In early 2010, the Nexus One became the yardstick for all future Android handsets and, later that year, the launch vehicle for FroYo. A year ago, the Nexus S introduced us to Gingerbread on the popular Galaxy S platform. Now, a few weeks after being unveiled with much fanfare, we're finally able to sink our teeth into Ice Cream Sandwich with the Galaxy Nexus, arguably the latest addition to Samsung's critically acclaimed Galaxy S II family. So, does this highly anticipated device live up to our expectations? Is the Galaxy Nexus the smartphone to beat? Most importantly, is Ice Cream Sandwich ready to take Android to the next level? In a word, yes. Read on for our full review.
There's absolutely no doubt that the Galaxy Nexus is a big phone. Sure, it's not Galaxy Note large, but it's a smidgen taller (and narrower) than the HTC Titan. As such it dwarfs its predecessor, the Nexus S. While this could be an issue for some folks, we didn't have any trouble fitting the handset in our pockets. Despite its size, the Galaxy Nexus manages to be quite thin (8.94mm / 0.35in) and light (135g / 4.76oz). As a result, it feels wonderful in hand. Design-wise, the Galaxy Nexus looks like what we imagine would happen if we stacked a Nexus S and a Galaxy S II and flattened them with a rolling pin. Last year's shiny black lacquer gives way to a satiny gunmetal gray finish that manages to be at once more refined and more understated. Build quality is typical Samsung — the plastic construction is durable but looks and feels cheap for such a flagship device.
The Galaxy Nexus looks like what we imagine would happen if we stacked a Nexus S and a Galaxy S II and flattened them with a rolling pin.
Considering most Galaxy S II variants are powered by Samsung's in-house Exynos SoC, with some models using Qualcomm's Snapdragon S3 and NVIDIA's Tegra 2, we were surprised to discover that the Galaxy Nexus eschew all of these in favor of TI's OMAP 4460, a dual-core 1.2GHz Cortex A9 CPU with a PowerVR SGX540 GPU, paired here with 1GB of RAM. Our unlocked HSPA+ review unit boasts 16GB of built-in storage (the LTE version comes with 32GB). Unfortunately — and unlike Gingerbread — Ice Cream Sandwich only supports USB Mass Storage on removable media, leaving MTP and PTP as the only options to transfer content to / from the phone via USB.
In terms of radios, you'll find WiFi a/b/g/n, Bluetooth 3.0, GPS / AGPS and NFC. Moreover, the Galaxy Nexus is the first Android device with a pentaband 21Mbps HSPA+ radio (that's 2100, 1700 / AWS, 1900, 900, and 850MHz bands), meaning it's compatible with both T-Mobile and AT&T's 3G / "4G" networks in the US. A quadband EDGE radio provides legacy support. Rounding up the spec list is the usual bevy of sensors — accelerometer, compass, gyroscope, light and proximity — along with a new kid of the block, known as a barometer. Speaking of sensors, we experienced problems with the auto-brightness setting, which would dim the screen too much in low light, while behaving normally in daylight. Hopefully, this will be fixed in a future software update.
Performance and battery life
The Galaxy Nexus is definitely one of the fastest Android handsets we've ever played with. Everything feels snappy, everything looks fluid — Ice Cream Sandwich isn't just a new version of Google's mobile OS, it's what happens when Android hits the gym and becomes lean and mean. That being said, the Galaxy Note, with its dual-core 1.4GHz Exynos processor and optimized build of Samsung's TouchWiz 4.0 UI, still wins in terms of perceived speed. Getting the most performance from Android 4.0 requires a few tweaks. Not all the live wallpapers are fully optimized (for example, Phase Beam is, but Water isn't). Developers have to add a single line of code to their apps to take advantage of 2D hardware acceleration — you're able to enable this as the default for all apps by checking "Force GPU rendering" in the Developer Options.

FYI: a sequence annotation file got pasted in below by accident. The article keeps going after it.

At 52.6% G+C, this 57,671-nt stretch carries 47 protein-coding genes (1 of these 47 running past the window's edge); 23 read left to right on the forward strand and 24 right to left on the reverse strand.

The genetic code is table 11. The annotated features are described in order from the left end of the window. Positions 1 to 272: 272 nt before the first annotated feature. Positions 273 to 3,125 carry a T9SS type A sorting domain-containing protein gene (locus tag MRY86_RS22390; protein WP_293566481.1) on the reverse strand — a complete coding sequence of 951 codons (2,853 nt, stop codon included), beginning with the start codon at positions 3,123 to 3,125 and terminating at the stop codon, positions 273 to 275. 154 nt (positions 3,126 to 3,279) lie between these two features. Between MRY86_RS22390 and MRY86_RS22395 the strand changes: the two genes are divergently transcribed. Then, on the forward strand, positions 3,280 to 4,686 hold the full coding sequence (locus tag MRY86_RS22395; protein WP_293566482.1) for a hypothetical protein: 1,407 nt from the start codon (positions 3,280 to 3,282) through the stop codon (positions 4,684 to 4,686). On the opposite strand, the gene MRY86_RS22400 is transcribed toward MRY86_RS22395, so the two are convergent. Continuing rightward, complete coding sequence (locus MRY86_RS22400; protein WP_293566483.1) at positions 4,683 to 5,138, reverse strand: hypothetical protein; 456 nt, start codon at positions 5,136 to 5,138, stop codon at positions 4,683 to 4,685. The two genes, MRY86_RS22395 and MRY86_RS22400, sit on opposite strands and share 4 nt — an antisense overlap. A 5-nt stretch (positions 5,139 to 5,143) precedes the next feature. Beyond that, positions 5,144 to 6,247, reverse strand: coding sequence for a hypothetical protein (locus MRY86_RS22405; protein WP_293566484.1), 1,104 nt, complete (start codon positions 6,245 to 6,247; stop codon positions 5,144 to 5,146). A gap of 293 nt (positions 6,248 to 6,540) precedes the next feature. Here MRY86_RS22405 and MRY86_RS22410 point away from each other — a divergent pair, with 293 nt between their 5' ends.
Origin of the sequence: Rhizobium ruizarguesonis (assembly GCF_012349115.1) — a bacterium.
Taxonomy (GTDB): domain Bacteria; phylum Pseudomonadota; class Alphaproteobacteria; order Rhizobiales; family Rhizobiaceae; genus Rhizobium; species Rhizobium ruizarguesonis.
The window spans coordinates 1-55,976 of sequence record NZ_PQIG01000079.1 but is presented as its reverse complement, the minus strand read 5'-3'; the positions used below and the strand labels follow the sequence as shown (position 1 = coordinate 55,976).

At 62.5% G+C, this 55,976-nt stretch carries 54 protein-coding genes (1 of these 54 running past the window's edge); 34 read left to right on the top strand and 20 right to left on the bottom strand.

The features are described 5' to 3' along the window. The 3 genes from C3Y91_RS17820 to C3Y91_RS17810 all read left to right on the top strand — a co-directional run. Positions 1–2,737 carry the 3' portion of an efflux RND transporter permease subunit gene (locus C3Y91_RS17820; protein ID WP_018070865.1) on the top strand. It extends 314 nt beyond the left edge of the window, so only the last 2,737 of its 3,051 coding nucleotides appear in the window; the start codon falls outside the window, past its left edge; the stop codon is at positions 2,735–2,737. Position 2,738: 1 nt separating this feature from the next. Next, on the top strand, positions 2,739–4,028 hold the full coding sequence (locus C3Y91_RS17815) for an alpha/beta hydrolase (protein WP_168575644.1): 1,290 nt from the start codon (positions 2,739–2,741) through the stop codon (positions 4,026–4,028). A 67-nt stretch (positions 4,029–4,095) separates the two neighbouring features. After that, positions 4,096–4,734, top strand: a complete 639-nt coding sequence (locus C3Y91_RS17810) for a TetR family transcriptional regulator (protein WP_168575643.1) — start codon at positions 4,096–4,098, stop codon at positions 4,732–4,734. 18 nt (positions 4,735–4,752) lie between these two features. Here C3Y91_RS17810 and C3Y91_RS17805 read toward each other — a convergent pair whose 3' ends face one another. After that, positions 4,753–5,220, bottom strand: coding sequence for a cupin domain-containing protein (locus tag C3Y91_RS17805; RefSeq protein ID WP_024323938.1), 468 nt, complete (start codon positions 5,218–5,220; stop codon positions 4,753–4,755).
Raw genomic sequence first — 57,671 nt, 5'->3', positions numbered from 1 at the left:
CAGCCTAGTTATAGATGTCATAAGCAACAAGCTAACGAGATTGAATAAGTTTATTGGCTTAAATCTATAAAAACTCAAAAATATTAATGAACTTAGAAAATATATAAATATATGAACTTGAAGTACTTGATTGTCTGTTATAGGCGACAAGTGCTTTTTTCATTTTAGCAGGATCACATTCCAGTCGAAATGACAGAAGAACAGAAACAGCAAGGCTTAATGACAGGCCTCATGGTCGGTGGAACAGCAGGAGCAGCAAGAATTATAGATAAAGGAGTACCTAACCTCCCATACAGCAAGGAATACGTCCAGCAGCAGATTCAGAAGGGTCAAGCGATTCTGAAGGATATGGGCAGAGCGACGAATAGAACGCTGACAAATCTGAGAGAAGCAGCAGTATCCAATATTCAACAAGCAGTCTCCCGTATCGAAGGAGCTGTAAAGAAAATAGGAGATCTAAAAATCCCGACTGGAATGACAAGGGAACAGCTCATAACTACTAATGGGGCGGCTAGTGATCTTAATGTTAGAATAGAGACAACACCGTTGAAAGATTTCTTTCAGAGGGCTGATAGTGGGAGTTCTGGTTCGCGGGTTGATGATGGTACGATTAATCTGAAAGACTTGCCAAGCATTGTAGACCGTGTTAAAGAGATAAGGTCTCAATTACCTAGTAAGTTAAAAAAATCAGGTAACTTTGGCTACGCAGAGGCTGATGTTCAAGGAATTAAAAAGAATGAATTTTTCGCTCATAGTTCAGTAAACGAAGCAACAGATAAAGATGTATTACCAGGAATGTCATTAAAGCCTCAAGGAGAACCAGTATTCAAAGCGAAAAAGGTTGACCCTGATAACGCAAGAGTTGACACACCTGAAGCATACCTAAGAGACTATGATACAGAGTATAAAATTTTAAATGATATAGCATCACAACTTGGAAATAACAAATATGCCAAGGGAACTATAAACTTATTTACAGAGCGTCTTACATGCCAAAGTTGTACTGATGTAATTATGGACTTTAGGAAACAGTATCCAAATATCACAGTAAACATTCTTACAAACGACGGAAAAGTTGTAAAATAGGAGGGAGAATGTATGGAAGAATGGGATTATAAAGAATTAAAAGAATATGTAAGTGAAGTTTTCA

Ice Cream Sandwich is what happens when Android hits the gym and becomes lean and mean.
Samsung Galaxy Nexus
Samsung Galaxy Note
Motorola Droid RAZR
Linpack Single-thread (MFLOPS)
Linpack Multi-thread (MFLOPS)
Nenamark 1 (fps)
Nenamark 2 (fps)
Would not run
SunSpider 9.1 (ms)
We didn't experience any issues with network performance. Calls sounded loud and clear on both ends (thanks in part, no doubt, to the dual microphone setup), and data speeds on T-Mobile and AT&T matched our expectations for this type of radio, with results as high as 8Mbps down and 1.7Mbps up. Some European owners have documented erratic volume problems when connected to 900MHz GSM networks — something we were unable to reproduce here in the US for lack of compatible bands — but Google's already promised a fix. Audio quality is fine when listening to music. The Galaxy Nexus is able to drive a variety of headphones and earbuds without trouble, and the speaker is surprisingly decent.
Battery life is excellent. While we only managed to squeeze about five hours and 15 minutes from our battery rundown test (where we play a looped video starting from a full charge), it matches what we saw with the Droid RAZR, which features a similar battery and processor. Note that we switched video players since our usual app misbehaves in Ice Cream Sandwich. The 1,750mAh battery fared significantly better in our battery usage test (where we use the device normally until it shuts down), lasting an impressive 28 hours. Other than watching videos, it's unlikely most people will have to worry about running out of juice with the Galaxy Nexus.
We're just going to come right out and say it. The five megapixel autofocus camera on the Galaxy Nexus is underwhelming, and to be clear, we're not referring to the specs, but to the actual pictures. In the year since the introduction of the Nexus S, we've witnessed significant improvements in camera performance, first with Samsung's Galaxy S II, then with HTC's myTouch 4G Slide, and more recently, with Apple's iPhone 4S. Each of these handsets combines an eight megapixel backside-illuminated sensor with a fast wide-angle autofocus lens, and takes wonderful shots. It's not clear why Google passed on using Samsung's flagship camera module, but it's a real shame. While the Galaxy Nexus shooter is extremely fast and introduces plenty of new features, it provides little (if any) improvement in picture quality over the Nexus S.